By the end of 2007 we had designed and redesigned the device—complete with interferometer, grating, and support coupler—many times. We were getting a reasonable amount of light through the measurement system, and almost all the components were in place. Yet even so, we still did not see the effect of the optical force. At this moment, our group suddenly received an infusion of new talent: Mo Li, a longtime friend and collaborator from my days as a graduate student at Caltech, where we'd both worked under Michael Roukes, a pioneer of nanoelectromechanical systems. We also welcomed Wolfram Pernice, a gifted photonic device designer who, after obtaining his Ph.D. from Oxford, joined us as a postdoctoral fellow.
By January 2008, Li had put together many complete chips with movable beams, but he could observe no evidence of the optical force in the vibration of those beams. It became a blind game. We couldn't know whether the force was absent or simply undetected.
So we decided to separate the two problems of generating and detecting the optical force. To confirm that the interferometer was actually working, we actuated the device through the brute-force method of putting a sample chip on a piezoelectric disk, energizing the disk, and mechanically shaking the silicon photonic interferometer. The interferometer clearly indicated mechanical resonance.
Pernice worked around the clock and came up with new designs for the grating couplers and multimode interference couplers that allowed for much lower transmission losses, and therefore much greater sensitivity. Finally we were able to detect nanomechanical resonance at 10 megahertz without resorting to the piezodisk shaker. We therefore determined that the resonance had been induced purely by optical force.
The signal strength was enormous. With a slight increase of laser intensity, the beam resonance rose markedly, in nonlinear fashion. This result suggested that we could produce a force that was actually greater than we needed to move the picogram parts that make up a nanomachine. The actuation turned out to be just as efficient as that commonly used in MEMS devices, such as those that include inertial sensors of the kind used as gyroscopes. Of course, our NEMS system worked at a far higher frequency.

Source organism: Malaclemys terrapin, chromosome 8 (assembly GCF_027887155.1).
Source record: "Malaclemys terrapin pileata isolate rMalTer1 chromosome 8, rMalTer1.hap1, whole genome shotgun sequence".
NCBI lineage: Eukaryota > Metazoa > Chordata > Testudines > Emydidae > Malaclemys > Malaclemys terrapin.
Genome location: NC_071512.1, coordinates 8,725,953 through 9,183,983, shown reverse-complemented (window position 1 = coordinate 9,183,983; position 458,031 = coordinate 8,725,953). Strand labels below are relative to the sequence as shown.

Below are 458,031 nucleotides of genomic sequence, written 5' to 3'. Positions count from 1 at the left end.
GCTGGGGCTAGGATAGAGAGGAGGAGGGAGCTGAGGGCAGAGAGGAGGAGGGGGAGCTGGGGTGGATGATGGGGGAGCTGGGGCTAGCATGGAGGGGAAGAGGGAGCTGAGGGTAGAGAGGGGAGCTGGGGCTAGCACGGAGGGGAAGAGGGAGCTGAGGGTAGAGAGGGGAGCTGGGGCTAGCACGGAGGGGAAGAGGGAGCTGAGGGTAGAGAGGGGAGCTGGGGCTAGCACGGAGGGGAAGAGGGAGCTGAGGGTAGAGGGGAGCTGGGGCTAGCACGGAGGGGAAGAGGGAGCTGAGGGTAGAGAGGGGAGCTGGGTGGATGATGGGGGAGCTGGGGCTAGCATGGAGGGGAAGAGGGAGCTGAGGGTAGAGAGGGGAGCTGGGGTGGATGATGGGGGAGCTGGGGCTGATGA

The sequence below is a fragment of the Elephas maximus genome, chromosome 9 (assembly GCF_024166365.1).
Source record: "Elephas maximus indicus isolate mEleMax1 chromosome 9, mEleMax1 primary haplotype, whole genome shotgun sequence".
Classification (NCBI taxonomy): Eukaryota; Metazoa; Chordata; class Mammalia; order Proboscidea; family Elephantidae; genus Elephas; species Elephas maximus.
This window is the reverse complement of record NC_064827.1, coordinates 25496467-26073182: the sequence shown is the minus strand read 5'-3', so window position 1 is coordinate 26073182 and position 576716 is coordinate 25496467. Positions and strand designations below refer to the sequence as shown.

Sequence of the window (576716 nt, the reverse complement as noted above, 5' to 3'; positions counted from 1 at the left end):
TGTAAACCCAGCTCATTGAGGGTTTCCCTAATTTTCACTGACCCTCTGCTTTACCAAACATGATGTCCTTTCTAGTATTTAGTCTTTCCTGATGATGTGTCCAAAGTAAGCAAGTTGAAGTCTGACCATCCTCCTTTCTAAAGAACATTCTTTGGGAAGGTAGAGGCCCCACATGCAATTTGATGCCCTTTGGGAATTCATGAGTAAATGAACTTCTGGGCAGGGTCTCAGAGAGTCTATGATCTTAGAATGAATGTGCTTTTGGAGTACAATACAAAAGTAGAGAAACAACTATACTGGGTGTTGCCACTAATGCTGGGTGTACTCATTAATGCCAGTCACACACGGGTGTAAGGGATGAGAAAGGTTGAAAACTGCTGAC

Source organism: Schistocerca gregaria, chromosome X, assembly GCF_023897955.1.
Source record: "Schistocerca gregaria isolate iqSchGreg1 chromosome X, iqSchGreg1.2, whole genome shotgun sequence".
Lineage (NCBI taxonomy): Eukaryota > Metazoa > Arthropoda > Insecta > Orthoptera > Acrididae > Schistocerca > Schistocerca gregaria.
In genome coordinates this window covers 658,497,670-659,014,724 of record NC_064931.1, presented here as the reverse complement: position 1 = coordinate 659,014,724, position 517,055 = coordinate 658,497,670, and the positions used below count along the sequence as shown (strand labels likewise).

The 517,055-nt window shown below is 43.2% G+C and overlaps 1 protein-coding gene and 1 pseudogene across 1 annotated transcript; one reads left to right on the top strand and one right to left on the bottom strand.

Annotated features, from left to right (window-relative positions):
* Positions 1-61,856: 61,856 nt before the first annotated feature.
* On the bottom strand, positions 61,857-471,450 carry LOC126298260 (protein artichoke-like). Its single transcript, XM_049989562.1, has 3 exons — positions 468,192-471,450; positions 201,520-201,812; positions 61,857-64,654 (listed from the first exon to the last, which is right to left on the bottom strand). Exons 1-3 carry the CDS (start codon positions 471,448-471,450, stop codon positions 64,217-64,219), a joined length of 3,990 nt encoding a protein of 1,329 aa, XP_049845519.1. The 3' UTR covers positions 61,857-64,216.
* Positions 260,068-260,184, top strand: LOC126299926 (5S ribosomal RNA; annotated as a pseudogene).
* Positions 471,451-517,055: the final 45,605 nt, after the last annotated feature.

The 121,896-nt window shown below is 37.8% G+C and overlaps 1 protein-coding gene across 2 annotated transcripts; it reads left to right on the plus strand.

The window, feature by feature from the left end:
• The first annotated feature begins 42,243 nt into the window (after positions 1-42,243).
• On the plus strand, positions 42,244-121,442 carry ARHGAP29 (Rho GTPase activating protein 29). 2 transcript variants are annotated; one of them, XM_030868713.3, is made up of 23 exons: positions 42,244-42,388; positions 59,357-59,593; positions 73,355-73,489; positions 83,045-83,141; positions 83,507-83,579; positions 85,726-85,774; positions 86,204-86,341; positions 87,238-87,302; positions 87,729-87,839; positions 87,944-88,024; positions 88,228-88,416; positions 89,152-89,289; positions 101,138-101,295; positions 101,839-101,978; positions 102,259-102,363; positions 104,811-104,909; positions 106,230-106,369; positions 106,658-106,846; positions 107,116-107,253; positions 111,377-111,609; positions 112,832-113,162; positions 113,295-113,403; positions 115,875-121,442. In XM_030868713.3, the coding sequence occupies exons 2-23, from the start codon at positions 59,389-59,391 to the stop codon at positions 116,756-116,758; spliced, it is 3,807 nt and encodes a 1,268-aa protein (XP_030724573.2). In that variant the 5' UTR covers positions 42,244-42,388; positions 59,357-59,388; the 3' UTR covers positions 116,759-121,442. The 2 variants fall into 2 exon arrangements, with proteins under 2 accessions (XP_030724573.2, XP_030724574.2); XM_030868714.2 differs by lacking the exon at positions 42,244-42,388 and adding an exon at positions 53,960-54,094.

The next question involved the sign of the force. Just as electrically charged objects can either attract or repel each other, depending upon the sign of the charges, theory predicts that the gradient optical force should also be either attractive or repulsive, depending on the relative phase of the interacting light waves. Yet our devices exhibited only the attractive force. In other words, they were "monopolar."
To create a bipolar device, we went back to the original MIT/Harvard theory, which considers the optical forces that come into play between two opposing waveguides. As two waveguides approach each other in parallel, that is, side to side, the theory predicts that the waves from each waveguide will overlap to form a bonding (symmetric) mode or an antibonding (asymmetric) mode. When the waves are in phase, the optical force is attractive; when they are out of phase, the force is repulsive.
To demonstrate these effects, we developed a butterfly-shaped circuit having two "wings." In the left wing, the light is split equally into a top and a bottom arm, with the one on top having a longer waveguide to delay the light. This delay shifts the phase of the light waves. We then directed waves from each arm to recombine at the center of the butterfly, where the two suspended waveguides formed nanomechanical structures. If the light waves are out of phase at this point, the recombination should produce a repulsive effect. As for the identical right wing of the butterfly, its purpose is to make the whole structure symmetrical. That way, when the light proceeds into the right wing, the phase can be reversed, and the relative phase difference between both wings is maintained.
If the optical path difference between the two arms is an even multiple of the half wavelength, the waves will arrive at the nanomechanical devices in phase. The result should be an attractive force. If the delay is an odd multiple, you should get a repulsive force.